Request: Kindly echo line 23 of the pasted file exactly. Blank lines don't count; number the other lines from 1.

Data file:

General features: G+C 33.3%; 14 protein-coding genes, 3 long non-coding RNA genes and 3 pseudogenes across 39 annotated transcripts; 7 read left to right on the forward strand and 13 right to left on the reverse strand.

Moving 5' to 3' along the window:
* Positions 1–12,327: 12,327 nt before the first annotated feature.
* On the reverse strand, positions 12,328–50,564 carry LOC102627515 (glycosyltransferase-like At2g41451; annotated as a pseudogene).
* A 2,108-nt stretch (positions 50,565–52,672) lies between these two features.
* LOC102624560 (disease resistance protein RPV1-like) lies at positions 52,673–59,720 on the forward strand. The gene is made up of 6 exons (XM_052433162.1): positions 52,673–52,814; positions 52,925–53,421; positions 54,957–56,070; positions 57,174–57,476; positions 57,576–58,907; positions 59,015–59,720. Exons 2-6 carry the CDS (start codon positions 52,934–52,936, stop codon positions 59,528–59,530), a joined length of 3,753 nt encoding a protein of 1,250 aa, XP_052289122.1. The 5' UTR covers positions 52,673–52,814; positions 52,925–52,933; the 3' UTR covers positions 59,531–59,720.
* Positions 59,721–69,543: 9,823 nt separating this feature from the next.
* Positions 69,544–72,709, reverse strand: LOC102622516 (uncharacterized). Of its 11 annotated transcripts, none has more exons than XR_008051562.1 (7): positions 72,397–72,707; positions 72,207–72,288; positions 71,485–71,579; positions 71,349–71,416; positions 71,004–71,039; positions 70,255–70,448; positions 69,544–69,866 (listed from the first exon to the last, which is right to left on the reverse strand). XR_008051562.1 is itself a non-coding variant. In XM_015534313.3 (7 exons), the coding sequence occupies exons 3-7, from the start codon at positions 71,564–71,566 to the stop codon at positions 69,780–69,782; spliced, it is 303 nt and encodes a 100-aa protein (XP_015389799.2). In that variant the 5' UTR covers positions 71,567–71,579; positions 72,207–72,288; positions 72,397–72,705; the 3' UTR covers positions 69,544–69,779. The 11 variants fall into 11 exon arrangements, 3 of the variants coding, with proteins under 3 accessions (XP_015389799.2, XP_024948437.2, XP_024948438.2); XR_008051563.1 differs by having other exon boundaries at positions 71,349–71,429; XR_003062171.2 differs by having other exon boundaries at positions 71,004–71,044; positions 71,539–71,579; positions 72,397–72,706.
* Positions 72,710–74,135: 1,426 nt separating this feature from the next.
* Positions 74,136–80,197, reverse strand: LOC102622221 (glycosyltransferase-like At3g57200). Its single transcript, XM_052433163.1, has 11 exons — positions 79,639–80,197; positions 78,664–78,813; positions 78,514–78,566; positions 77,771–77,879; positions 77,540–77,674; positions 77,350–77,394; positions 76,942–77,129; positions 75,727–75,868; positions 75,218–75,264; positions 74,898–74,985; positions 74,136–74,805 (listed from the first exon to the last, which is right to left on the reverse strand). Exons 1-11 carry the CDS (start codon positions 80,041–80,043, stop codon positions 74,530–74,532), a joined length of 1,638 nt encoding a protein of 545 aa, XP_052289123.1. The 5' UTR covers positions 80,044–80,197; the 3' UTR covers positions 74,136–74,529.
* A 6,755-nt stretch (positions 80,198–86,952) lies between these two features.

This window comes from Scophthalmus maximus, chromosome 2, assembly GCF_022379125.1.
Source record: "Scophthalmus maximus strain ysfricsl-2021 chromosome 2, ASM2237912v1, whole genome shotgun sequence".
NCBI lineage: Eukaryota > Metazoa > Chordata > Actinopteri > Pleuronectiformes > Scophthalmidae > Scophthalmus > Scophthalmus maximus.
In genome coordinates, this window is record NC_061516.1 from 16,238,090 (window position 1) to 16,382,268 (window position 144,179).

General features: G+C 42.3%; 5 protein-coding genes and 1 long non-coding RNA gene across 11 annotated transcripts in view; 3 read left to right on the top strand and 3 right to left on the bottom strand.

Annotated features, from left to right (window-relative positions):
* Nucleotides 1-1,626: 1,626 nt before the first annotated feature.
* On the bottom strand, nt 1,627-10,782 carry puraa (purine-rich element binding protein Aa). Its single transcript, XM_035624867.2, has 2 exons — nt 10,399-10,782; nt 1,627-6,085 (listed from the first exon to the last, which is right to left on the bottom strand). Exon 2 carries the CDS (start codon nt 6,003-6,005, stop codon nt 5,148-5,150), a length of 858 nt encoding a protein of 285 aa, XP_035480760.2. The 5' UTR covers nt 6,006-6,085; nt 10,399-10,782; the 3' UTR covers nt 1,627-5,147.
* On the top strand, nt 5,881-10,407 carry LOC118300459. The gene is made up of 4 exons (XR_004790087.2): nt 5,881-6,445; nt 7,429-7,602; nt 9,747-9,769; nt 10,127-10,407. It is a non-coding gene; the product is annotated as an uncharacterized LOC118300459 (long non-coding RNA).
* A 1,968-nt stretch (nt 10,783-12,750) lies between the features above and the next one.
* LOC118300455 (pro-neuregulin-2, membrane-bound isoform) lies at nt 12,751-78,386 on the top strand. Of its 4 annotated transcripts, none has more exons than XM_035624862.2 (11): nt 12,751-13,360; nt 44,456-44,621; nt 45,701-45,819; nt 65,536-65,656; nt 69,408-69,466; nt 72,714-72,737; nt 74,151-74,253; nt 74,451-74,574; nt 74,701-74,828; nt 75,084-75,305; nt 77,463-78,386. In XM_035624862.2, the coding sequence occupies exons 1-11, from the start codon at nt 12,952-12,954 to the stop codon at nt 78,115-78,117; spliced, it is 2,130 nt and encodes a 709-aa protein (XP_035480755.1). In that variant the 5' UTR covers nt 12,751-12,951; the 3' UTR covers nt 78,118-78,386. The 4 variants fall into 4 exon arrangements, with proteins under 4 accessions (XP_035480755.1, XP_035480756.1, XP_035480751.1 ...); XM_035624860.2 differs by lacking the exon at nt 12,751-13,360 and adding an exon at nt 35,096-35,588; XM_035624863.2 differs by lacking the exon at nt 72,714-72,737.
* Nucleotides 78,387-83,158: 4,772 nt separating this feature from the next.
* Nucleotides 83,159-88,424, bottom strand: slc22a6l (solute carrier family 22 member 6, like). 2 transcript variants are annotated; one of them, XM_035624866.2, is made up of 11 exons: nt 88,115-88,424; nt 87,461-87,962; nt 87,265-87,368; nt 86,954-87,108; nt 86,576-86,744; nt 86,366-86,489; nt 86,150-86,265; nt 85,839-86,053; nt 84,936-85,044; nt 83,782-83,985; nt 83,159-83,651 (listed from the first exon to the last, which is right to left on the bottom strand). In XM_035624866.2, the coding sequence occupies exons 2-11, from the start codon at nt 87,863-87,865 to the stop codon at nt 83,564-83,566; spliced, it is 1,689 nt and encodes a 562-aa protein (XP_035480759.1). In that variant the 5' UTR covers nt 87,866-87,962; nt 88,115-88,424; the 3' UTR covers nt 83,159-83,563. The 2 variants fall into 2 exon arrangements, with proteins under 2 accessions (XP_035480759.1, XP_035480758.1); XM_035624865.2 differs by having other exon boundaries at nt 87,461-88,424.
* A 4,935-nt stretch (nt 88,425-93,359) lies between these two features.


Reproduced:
* Nucleotides 78,387-83,158: 4,772 nt separating this feature from the next.